Anomalies in the Tropics Associated with the Heavy Rainfall in East Asia during the Summer of 1998
- Manuscript received: 2000-04-10
- Manuscript revised: 2000-04-10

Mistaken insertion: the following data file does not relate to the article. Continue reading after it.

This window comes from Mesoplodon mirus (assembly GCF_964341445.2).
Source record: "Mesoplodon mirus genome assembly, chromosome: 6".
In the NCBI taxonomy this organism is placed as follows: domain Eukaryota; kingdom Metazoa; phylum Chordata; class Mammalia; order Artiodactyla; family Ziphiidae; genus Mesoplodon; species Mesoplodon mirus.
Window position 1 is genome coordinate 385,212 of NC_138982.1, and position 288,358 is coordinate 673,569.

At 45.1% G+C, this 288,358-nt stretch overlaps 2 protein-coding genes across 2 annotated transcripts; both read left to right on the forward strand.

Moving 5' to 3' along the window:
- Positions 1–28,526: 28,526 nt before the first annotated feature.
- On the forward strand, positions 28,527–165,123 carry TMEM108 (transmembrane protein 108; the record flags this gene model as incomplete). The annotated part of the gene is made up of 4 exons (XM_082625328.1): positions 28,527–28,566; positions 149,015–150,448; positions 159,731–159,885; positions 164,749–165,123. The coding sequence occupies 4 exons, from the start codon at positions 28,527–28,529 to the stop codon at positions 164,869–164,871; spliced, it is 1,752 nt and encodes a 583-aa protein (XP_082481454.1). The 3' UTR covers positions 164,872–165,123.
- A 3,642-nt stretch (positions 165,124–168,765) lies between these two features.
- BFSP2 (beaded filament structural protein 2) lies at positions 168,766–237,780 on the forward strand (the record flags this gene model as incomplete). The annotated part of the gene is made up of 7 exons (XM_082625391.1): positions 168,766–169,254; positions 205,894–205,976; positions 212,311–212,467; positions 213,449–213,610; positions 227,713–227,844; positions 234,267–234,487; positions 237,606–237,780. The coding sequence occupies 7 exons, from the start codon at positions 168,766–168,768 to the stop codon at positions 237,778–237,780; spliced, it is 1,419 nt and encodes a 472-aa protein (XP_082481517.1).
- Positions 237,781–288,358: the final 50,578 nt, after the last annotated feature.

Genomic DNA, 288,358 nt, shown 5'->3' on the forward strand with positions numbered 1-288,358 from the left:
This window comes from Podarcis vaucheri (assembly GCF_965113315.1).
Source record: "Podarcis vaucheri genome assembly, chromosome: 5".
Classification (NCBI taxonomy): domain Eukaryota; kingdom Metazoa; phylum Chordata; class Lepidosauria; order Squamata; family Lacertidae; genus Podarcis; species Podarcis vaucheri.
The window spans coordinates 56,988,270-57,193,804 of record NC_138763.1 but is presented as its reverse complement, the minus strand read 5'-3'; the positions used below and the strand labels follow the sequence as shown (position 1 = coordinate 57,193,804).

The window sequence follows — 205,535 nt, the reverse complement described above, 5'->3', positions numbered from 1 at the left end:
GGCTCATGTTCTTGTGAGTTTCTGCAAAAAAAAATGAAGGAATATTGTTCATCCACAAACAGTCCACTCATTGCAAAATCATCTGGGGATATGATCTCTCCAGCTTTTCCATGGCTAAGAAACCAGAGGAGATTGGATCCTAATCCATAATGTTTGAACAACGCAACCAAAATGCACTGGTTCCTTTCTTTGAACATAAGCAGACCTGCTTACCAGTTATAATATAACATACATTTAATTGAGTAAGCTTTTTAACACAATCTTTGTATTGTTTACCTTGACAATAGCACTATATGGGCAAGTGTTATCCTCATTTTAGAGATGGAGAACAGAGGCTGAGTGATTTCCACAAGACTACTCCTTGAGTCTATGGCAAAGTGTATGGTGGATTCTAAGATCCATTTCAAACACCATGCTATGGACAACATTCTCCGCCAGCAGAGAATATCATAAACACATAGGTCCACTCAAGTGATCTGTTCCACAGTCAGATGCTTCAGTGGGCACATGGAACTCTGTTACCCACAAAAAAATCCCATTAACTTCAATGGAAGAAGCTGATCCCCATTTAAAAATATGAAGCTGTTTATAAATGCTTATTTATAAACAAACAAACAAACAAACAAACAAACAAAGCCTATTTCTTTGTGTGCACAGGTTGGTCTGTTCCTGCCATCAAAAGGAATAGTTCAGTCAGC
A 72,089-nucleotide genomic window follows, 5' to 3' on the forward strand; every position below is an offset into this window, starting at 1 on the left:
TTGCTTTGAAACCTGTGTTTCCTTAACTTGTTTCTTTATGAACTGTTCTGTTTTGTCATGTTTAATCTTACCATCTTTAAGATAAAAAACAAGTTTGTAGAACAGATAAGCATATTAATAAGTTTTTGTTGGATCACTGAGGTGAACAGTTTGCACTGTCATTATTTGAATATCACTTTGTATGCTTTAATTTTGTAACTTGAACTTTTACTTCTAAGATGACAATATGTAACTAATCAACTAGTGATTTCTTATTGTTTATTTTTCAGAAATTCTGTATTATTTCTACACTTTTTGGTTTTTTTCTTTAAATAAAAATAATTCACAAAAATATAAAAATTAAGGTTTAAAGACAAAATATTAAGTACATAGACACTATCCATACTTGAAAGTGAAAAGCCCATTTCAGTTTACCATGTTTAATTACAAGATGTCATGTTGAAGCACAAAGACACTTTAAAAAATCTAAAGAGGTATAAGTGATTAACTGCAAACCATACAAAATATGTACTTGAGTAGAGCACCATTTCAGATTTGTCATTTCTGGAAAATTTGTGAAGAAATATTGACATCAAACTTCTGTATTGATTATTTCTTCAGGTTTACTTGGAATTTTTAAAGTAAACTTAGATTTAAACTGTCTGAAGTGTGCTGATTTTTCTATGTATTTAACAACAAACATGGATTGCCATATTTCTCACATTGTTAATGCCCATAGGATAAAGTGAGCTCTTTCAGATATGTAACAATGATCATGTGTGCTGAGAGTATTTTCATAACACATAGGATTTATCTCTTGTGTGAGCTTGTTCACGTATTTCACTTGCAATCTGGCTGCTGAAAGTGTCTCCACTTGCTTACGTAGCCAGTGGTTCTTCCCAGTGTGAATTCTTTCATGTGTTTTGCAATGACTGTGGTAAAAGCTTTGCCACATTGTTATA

Abstract: The summer of 1998 was characterised by a severe flood in East Asia. The possible linkages were examined among the anomalies in the tropics that may be associated with the severe flood. The anomalies of 1998 are obtained by removing the climatology, which is the average of the ECMWF (European Centre for Medium Range Weather Forecasts) Re-Analysis (ERA) data over 15 years from 1979 to 1993, from the corresponding fields of 1998, which are obtained from the ECMWF operational analyses.In comparison to the results of Nitta (1990), it was found that there are considerable similarities in the atmospheric circulation anomalies between the summers of 1998 and 1988, in the tropics as well as in middle-high latitudes. It was shown that the atmospheric convection is slightly suppressed over the tropical western Pacific. In general, the suppressed convection corresponds to a negative anomaly of SST in the warm pool region. In the summers of 1998 and 1988, however, there are positive anomalies of SSTs in the tropical western Pacific, corresponding to the suppressed convection over there. This slightly suppressed convection may not provide a viable forcing mechanism for the severe flood in East Asia. It was postulated that the zonal wind anomalies in the tropics, in addition to the atmospheric convection over the tropical western Pacific, influence the position and intensity of the North Pacific subtropical high.In both summers of 1998 and 1988, while the stronger convection occurs over the warmer tropical Indian Ocean, the suppressed convection corresponds to the positive anomalies of SSTs in the tropical western Pacific. A possible explanation was given for the broken relationship between SSTs and OLR, (Outgoing Longwave Radiation) by analyzing the large-scale atmospheric circulation anomalies in the tropics.The heat fluxes at the surface in the warm pool of the tropical western Pacific and tropical Indian Ocean were also examined by using the ERA-15 data. To avoid the inconsistency between the ERA-15 and the operational analyses, the anomalies of the heat fluxes at the surface in the warm pool region in the summer of 1988, instead of the summer of 1998, were examined. The anomalous latent heat flux and the net solar radiation flux are the main reason for the positive anomalies of SSTs in the tropical Indian Ocean and in the tropical western Pacific, respectively. The suppressed convection over the tropical western Pacific allows more solar radiation fluxes downward at the surface, which would increase the SSTs.